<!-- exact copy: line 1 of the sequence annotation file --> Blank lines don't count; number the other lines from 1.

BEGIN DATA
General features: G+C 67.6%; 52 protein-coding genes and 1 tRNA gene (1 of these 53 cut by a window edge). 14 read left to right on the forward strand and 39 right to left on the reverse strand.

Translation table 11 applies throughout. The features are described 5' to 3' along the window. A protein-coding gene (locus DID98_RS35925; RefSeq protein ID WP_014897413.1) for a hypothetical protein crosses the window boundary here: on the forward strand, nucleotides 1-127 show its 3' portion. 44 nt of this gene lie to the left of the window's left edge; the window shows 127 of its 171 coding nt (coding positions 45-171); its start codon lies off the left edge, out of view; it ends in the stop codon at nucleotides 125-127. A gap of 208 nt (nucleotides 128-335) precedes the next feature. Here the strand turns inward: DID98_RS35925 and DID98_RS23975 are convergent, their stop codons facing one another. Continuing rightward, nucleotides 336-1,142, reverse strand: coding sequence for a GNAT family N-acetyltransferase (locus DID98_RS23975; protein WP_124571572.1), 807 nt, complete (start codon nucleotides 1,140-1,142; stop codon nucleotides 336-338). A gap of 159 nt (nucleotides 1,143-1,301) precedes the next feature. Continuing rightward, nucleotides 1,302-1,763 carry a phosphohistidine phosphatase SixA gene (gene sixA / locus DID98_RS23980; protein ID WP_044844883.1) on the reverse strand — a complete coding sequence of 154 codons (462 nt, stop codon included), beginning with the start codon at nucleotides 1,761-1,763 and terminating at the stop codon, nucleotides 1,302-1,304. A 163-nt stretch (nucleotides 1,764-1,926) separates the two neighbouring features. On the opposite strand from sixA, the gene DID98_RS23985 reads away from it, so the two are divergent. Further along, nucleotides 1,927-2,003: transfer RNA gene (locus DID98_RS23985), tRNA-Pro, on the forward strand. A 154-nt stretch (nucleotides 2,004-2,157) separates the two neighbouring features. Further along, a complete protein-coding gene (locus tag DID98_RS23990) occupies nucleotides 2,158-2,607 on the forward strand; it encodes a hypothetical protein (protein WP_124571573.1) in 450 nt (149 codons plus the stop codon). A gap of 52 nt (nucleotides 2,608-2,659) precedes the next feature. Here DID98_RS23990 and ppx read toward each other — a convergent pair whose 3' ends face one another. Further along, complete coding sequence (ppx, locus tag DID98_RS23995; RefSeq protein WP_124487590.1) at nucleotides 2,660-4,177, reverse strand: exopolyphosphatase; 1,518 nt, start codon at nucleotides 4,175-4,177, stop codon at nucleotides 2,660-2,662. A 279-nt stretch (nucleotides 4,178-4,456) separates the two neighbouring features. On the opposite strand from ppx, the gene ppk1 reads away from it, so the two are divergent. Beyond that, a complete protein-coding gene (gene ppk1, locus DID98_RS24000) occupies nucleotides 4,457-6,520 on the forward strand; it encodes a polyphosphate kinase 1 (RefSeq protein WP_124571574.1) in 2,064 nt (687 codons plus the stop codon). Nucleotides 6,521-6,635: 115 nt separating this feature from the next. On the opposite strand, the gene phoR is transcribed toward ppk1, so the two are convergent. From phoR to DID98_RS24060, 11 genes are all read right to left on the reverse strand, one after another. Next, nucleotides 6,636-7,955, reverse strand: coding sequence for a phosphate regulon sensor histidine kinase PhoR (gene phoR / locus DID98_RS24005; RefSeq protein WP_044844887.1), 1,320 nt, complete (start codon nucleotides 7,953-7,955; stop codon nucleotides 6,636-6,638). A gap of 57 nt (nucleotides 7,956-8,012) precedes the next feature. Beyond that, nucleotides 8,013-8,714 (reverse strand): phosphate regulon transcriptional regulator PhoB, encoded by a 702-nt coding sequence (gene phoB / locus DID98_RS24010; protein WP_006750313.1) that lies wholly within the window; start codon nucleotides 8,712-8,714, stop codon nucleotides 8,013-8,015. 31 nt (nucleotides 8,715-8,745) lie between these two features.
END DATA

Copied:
General features: G+C 67.6%; 52 protein-coding genes and 1 tRNA gene (1 of these 53 cut by a window edge). 14 read left to right on the forward strand and 39 right to left on the reverse strand.